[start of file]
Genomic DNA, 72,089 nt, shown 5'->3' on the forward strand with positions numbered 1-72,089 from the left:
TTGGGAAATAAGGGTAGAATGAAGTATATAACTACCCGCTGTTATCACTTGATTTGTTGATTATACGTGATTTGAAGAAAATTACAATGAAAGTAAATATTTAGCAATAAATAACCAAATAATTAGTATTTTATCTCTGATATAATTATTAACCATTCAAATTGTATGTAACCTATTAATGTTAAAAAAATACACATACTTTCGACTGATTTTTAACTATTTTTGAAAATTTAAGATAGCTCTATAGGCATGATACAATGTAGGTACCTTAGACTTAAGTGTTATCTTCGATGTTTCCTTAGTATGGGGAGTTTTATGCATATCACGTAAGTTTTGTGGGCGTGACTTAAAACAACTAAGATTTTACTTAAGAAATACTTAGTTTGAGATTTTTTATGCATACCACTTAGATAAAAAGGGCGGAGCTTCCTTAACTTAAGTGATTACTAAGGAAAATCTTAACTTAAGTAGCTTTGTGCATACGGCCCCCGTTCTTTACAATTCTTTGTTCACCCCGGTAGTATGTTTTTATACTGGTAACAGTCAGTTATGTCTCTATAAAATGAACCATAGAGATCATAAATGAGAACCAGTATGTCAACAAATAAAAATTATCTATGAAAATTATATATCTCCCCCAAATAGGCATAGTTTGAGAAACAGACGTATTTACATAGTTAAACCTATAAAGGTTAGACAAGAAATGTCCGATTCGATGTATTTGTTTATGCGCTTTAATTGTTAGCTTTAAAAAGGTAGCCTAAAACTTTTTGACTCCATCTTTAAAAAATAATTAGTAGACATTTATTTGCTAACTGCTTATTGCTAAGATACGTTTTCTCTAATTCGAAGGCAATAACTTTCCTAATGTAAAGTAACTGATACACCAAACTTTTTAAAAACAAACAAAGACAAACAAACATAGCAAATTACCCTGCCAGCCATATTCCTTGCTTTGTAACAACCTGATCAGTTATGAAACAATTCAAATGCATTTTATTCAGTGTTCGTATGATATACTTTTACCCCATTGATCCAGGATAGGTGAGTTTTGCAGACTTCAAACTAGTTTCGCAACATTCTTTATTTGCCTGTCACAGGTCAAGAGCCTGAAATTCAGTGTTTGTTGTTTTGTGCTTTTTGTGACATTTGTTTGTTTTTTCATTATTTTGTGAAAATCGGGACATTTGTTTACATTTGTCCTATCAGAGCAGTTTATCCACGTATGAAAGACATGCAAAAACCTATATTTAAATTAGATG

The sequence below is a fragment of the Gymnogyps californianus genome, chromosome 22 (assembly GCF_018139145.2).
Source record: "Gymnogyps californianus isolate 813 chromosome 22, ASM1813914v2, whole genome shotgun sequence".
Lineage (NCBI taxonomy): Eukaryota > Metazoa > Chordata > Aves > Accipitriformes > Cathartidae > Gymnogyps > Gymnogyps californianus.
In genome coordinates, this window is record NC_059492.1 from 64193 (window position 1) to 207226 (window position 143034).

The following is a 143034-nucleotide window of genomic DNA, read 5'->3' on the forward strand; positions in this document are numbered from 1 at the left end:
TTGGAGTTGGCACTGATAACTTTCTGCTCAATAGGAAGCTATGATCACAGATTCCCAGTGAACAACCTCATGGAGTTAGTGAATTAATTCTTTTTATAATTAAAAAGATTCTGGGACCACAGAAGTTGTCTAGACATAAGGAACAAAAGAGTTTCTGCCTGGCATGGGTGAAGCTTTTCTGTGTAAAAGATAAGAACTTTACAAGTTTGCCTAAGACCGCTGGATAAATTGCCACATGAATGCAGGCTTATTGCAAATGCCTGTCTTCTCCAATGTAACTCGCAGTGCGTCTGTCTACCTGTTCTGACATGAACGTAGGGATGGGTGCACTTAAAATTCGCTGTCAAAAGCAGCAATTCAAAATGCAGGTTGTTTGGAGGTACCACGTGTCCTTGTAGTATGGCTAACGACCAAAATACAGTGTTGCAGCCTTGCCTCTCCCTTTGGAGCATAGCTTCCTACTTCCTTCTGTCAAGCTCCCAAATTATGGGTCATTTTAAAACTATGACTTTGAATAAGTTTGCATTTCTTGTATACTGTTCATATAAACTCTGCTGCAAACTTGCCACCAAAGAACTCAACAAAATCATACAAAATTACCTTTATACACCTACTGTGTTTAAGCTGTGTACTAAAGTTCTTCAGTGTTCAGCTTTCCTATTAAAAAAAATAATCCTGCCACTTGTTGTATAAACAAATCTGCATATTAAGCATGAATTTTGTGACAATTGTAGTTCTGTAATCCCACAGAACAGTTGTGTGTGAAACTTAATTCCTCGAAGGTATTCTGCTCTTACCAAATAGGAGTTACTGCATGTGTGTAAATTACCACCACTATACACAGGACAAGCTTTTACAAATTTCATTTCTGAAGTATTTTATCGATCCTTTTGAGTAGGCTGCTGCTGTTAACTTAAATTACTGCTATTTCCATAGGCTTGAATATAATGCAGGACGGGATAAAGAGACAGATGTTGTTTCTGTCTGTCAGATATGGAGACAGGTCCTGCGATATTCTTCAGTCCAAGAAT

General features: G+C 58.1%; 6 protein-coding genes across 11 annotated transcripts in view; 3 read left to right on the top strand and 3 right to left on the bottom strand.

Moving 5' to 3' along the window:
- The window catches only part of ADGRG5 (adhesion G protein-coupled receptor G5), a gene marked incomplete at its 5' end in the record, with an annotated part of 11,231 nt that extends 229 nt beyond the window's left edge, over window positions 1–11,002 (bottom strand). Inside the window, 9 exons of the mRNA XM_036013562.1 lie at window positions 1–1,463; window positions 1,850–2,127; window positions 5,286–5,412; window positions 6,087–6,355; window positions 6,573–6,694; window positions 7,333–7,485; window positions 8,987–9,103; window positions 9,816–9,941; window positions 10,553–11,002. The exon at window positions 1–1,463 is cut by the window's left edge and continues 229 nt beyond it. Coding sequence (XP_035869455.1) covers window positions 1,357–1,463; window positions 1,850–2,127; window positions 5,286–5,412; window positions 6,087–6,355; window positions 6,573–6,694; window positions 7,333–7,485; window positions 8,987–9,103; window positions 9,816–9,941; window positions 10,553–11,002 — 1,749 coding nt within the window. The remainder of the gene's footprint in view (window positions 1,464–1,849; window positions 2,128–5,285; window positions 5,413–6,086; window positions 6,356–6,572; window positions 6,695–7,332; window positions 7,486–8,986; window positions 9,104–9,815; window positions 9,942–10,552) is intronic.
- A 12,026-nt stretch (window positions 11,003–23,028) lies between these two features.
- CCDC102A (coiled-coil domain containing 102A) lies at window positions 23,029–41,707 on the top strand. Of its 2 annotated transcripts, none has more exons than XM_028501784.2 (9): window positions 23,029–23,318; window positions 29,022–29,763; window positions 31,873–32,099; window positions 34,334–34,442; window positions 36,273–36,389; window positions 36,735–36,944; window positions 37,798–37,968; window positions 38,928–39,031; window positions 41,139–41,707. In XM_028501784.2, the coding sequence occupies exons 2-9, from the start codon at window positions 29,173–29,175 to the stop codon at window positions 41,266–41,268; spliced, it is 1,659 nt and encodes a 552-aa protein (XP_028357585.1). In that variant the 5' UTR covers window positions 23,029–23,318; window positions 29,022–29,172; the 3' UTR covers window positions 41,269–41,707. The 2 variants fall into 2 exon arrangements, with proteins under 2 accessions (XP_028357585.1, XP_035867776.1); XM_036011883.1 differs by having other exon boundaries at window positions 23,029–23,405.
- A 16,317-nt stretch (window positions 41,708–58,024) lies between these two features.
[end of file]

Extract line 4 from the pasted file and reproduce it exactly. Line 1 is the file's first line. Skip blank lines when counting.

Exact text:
Source record: "Gymnogyps californianus isolate 813 chromosome 22, ASM1813914v2, whole genome shotgun sequence".